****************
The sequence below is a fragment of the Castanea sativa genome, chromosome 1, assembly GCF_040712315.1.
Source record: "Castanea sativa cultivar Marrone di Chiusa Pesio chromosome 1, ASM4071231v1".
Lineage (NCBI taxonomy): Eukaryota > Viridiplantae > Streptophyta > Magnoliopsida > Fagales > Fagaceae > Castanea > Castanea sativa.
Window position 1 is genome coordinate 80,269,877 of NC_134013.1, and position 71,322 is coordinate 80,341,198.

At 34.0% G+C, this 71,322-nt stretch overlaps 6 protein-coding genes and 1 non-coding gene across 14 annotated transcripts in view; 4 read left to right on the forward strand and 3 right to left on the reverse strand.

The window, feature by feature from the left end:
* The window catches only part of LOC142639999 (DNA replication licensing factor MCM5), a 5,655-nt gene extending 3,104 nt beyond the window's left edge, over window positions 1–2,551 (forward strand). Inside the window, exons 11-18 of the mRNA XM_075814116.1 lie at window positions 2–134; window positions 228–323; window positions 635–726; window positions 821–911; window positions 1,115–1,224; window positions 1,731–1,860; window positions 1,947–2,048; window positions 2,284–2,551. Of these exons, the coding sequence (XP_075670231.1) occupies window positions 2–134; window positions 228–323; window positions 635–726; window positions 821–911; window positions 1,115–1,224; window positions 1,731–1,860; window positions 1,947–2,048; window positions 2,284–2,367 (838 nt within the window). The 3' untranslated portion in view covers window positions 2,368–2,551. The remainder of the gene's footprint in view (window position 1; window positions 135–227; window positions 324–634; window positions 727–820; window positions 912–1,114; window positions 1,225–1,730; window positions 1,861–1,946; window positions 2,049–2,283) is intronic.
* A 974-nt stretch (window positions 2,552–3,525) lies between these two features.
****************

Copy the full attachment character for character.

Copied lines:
The sequence below is a fragment of the Castanea sativa genome, chromosome 1, assembly GCF_040712315.1.
Source record: "Castanea sativa cultivar Marrone di Chiusa Pesio chromosome 1, ASM4071231v1".
Lineage (NCBI taxonomy): Eukaryota > Viridiplantae > Streptophyta > Magnoliopsida > Fagales > Fagaceae > Castanea > Castanea sativa.
Window position 1 is genome coordinate 80,269,877 of NC_134013.1, and position 71,322 is coordinate 80,341,198.

At 34.0% G+C, this 71,322-nt stretch overlaps 6 protein-coding genes and 1 non-coding gene across 14 annotated transcripts in view; 4 read left to right on the forward strand and 3 right to left on the reverse strand.

The window, feature by feature from the left end:
* The window catches only part of LOC142639999 (DNA replication licensing factor MCM5), a 5,655-nt gene extending 3,104 nt beyond the window's left edge, over window positions 1–2,551 (forward strand). Inside the window, exons 11-18 of the mRNA XM_075814116.1 lie at window positions 2–134; window positions 228–323; window positions 635–726; window positions 821–911; window positions 1,115–1,224; window positions 1,731–1,860; window positions 1,947–2,048; window positions 2,284–2,551. Of these exons, the coding sequence (XP_075670231.1) occupies window positions 2–134; window positions 228–323; window positions 635–726; window positions 821–911; window positions 1,115–1,224; window positions 1,731–1,860; window positions 1,947–2,048; window positions 2,284–2,367 (838 nt within the window). The 3' untranslated portion in view covers window positions 2,368–2,551. The remainder of the gene's footprint in view (window position 1; window positions 135–227; window positions 324–634; window positions 727–820; window positions 912–1,114; window positions 1,225–1,730; window positions 1,861–1,946; window positions 2,049–2,283) is intronic.
* A 974-nt stretch (window positions 2,552–3,525) lies between these two features.